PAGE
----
John P. Cunha, DO, is a U.S. board-certified Emergency Medicine Physician. Dr. Cunha's educational background includes a BS in Biology from Rutgers, the State University of New Jersey, and a DO from the Kansas City University of Medicine and Biosciences in Kansas City, MO. He completed residency training in Emergency Medicine at Newark Beth Israel Medical Center in Newark, New Jersey.
Dr. Anand received MBBS degree from Medical College Amritsar, University of Punjab. He completed his Internal Medicine residency at the Postgraduate Institute of medical Education and Research, Chandigarh, India. He was trained in the field of Gastroenterology and obtained the DPhil degree. Dr. Anand is board-certified in Internal Medicine and Gastroenterology.
Irritable bowel syndrome (IBS) is a gastrointestinal disorder characterized
by the presence of a cluster of symptoms that includes abdominal pain, altered
bloating (distention), cramping, and food
Irritable bowel syndrome is a "functional" disorder. This term refers to the
changes in the functioning of the digestive system that results in the
collection of symptoms referred to as IBS. Meaning that it is a problem with the
movement (motility) rather than any damage to the tissues of the digestive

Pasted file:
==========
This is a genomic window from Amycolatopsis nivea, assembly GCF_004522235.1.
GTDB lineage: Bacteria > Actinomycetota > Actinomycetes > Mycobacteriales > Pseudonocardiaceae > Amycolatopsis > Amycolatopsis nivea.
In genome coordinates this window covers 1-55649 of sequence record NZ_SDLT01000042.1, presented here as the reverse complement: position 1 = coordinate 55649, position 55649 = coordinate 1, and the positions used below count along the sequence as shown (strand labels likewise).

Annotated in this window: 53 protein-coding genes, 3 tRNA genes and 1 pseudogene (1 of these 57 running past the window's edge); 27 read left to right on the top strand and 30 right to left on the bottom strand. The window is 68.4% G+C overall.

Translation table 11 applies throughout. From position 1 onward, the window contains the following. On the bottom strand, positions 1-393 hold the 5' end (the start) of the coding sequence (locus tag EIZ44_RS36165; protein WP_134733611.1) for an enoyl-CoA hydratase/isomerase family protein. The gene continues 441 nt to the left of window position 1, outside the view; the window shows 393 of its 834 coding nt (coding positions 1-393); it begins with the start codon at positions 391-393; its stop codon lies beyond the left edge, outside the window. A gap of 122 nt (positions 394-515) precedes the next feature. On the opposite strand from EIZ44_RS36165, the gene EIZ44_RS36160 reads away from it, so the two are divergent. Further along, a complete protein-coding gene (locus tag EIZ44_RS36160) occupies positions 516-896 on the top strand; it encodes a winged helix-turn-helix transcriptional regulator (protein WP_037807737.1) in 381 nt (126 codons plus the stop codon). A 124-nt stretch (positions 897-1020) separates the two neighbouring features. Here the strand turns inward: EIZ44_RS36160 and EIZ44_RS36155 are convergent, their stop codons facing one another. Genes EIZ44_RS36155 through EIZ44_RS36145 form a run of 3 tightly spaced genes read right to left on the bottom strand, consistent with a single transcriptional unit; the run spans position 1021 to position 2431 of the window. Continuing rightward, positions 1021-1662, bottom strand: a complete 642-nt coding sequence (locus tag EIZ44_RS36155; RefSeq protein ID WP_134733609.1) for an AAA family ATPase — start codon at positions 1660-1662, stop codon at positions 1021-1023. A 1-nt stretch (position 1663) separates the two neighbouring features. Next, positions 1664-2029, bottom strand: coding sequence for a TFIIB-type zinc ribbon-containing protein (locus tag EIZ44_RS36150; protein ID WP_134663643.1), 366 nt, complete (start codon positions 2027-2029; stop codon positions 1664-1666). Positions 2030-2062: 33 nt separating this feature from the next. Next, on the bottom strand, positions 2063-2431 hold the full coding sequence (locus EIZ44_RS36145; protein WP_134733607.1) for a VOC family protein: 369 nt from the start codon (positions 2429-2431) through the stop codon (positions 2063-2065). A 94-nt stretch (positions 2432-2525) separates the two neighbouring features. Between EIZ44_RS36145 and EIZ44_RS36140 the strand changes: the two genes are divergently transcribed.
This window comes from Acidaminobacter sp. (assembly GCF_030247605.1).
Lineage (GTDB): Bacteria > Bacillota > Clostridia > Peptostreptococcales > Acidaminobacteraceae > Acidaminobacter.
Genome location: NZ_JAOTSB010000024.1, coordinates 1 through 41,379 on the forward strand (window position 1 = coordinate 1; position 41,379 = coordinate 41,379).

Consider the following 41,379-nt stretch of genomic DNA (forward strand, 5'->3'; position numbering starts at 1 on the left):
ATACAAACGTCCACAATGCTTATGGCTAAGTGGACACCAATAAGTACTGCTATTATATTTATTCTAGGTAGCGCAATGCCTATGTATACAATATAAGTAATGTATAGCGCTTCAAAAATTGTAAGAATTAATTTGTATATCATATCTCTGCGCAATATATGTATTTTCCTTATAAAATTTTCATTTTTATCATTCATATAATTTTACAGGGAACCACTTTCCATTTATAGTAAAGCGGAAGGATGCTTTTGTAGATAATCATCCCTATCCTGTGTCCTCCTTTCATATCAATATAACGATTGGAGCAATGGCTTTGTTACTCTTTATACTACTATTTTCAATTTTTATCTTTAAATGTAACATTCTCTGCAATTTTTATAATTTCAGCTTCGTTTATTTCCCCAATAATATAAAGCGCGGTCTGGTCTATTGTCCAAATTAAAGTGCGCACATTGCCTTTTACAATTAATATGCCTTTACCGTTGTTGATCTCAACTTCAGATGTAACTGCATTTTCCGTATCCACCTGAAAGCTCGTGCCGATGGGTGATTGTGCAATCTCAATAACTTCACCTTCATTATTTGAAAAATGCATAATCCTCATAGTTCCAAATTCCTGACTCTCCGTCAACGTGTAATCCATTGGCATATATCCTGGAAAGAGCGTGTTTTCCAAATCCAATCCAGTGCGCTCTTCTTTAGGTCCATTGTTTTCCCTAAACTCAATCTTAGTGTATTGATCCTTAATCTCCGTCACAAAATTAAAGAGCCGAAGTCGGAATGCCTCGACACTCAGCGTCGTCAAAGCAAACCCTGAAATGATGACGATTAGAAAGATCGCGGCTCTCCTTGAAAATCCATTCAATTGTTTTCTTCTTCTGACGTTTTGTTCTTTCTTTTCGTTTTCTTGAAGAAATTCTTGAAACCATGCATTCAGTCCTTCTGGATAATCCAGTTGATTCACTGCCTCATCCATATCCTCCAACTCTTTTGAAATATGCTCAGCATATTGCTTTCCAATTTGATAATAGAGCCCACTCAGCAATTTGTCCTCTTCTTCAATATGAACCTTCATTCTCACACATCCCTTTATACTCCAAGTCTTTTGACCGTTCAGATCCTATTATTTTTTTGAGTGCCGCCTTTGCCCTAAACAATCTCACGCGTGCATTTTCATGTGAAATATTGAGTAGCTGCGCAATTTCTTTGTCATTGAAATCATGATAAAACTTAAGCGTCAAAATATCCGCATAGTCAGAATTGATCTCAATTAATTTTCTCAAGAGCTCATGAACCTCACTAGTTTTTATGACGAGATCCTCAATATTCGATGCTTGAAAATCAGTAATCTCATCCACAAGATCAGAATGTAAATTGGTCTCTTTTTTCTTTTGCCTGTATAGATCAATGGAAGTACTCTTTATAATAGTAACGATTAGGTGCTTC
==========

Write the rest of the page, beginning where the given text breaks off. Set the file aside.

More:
In the past, irritable bowel syndrome was also called spastic colon or bowel,
functional bowel disease,
mucous colitis, or nervous colon. IBS is not the same
as colitis, which is a group of separate conditions also referred to as
inflammatory bowel disease (IBD).
What causes irritable bowel syndrome (IBS)?
The exact cause of irritable bowel syndrome (IBS) is unknown. It is believed
to be due to a number of factors including alteration in the gastrointestinal
(GI) tract motility, abnormal nervous system signals, increased sensitivity to
pain, and food intolerances. Some factors believed to cause IBS include:
Abnormal movements of the colon and
small intestines (too fast or slow, or too strong)
Hypersensitivity to pain from a full
bowel or gas
Food sensitivities, possibly caused by
poor absorption of sugars or acids in food
What Foods Trigger Symptoms of Irritable Bowel Syndrome (IBS)?
For many people, careful eating reduces IBS symptoms. Before changing your
diet, keep a journal noting the foods that seem to cause distress. Then discuss
your findings with your doctor. You may want to consult a registered dietitian
who can help you make changes to your diet.
Fecal occult blood testing (FOBT) is testing that is performed on samples of stool in order to detect occult blood (blood that is not visible to the naked eye) in otherwise normal-colored stool. Fecal "...